COVID-19 Misinformation Trends in Australia: Prospective Longitudinal National Survey.

JMIR Publications
Publication Type:
Journal Article
Journal of Medical Internet Research, 2021, 23, (1)
Issue Date:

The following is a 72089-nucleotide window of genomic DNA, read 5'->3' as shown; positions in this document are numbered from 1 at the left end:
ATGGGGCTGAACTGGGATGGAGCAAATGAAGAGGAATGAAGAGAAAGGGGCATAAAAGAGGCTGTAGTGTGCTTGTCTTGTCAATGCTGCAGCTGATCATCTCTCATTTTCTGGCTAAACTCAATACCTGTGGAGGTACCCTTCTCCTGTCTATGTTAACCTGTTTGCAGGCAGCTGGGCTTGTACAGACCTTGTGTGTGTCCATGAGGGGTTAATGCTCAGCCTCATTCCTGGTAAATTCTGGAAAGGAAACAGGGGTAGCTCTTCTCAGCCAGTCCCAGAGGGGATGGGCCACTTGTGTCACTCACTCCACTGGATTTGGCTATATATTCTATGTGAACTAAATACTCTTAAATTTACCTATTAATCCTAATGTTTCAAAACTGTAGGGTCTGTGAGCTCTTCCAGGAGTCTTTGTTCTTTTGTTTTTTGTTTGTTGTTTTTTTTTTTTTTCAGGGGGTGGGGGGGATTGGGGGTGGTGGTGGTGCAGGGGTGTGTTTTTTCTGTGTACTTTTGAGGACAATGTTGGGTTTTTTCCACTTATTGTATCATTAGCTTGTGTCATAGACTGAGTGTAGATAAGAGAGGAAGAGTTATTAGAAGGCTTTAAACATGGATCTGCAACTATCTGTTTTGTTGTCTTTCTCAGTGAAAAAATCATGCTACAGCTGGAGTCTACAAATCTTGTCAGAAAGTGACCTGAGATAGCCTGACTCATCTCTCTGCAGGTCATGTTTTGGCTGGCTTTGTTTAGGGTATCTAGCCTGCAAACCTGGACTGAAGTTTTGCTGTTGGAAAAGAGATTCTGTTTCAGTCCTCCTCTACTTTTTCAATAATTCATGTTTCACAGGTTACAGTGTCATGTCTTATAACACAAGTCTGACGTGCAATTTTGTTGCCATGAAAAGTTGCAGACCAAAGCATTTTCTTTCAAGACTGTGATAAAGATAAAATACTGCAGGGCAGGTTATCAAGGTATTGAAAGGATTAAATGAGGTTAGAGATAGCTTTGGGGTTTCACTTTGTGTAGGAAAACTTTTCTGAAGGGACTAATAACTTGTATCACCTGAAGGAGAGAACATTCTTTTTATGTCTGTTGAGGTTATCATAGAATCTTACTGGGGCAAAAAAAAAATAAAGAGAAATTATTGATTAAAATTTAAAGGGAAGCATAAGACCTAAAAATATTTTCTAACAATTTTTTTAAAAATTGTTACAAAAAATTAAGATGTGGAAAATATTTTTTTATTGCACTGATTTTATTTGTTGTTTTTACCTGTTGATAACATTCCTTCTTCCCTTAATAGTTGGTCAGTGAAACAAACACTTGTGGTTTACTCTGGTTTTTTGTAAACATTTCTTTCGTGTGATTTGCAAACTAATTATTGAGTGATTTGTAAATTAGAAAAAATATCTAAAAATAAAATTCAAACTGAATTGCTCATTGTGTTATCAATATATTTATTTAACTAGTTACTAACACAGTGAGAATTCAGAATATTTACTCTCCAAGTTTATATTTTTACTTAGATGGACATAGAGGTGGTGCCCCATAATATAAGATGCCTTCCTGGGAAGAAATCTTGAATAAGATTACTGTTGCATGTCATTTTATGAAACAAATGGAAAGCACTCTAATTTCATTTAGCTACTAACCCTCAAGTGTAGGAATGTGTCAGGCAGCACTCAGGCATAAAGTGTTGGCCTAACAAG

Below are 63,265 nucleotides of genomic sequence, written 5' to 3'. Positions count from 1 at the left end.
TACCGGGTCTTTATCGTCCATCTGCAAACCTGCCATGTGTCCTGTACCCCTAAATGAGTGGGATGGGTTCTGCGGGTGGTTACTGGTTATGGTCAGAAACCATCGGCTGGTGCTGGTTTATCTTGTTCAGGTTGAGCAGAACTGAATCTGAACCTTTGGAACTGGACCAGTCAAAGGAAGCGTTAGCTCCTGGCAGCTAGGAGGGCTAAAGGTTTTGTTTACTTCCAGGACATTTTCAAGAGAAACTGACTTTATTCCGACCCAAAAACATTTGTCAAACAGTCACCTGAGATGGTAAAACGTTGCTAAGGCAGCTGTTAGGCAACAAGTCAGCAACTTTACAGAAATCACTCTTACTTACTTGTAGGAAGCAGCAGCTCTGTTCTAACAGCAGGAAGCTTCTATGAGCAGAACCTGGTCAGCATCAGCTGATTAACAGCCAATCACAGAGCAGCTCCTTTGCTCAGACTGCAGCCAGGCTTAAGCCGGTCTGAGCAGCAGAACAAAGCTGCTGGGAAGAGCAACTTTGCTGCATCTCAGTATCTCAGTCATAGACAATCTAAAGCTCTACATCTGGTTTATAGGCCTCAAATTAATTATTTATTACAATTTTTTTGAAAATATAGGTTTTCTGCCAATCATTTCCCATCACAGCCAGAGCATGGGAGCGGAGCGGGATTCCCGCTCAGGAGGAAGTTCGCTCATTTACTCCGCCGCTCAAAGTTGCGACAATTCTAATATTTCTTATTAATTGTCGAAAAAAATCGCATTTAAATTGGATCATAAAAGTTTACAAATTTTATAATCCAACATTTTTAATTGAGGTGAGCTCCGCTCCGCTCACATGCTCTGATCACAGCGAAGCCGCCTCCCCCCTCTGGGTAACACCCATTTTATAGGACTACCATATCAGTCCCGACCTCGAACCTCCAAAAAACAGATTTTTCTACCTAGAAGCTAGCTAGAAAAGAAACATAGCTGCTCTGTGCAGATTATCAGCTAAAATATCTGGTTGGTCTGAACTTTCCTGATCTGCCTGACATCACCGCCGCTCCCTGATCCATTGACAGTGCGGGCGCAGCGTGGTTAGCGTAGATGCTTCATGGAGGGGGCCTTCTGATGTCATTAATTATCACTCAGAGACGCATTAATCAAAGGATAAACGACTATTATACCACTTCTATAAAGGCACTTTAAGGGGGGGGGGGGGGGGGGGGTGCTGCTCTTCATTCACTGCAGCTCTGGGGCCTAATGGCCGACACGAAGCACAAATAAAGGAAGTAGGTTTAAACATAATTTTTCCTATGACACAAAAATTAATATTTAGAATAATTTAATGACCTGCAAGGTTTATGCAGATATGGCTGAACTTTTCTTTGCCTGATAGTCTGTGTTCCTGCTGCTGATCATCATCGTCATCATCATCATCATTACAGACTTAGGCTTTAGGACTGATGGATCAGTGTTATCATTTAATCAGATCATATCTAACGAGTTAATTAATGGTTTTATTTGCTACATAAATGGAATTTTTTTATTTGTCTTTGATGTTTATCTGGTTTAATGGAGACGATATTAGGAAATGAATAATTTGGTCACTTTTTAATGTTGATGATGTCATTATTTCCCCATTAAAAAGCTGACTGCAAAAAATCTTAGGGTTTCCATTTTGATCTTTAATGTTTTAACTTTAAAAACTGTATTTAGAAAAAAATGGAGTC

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Background: Misinformation about COVID-19 is common and has been spreading rapidly across the globe through social media platforms and other information systems. Understanding what the public knows about COVID-19 and identifying beliefs based on misinformation can help shape effective public health communications to ensure efforts to reduce viral transmission are not undermined. Objective: This study aimed to investigate the prevalence and factors associated with COVID-19 misinformation in Australia and their changes over time. Methods: This prospective, longitudinal national survey was completed by adults (18 years and above) across April (n=4362), May (n=1882), and June (n=1369) 2020. Results: Stronger agreement with misinformation was associated with younger age, male gender, lower education level, and language other than English spoken at home (P<.01 for all). After controlling for these variables, misinformation beliefs were significantly associated (P<.001) with lower levels of digital health literacy, perceived threat of COVID-19, confidence in government, and trust in scientific institutions. Analyses of specific government-identified misinformation revealed 3 clusters: prevention (associated with male gender and younger age), causation (associated with lower education level and greater social disadvantage), and cure (associated with younger age). Lower institutional trust and greater rejection of official government accounts were associated with stronger agreement with COVID-19 misinformation. Conclusions: The findings of this study highlight important gaps in communication effectiveness, which must be addressed to ensure effective COVID-19 prevention.
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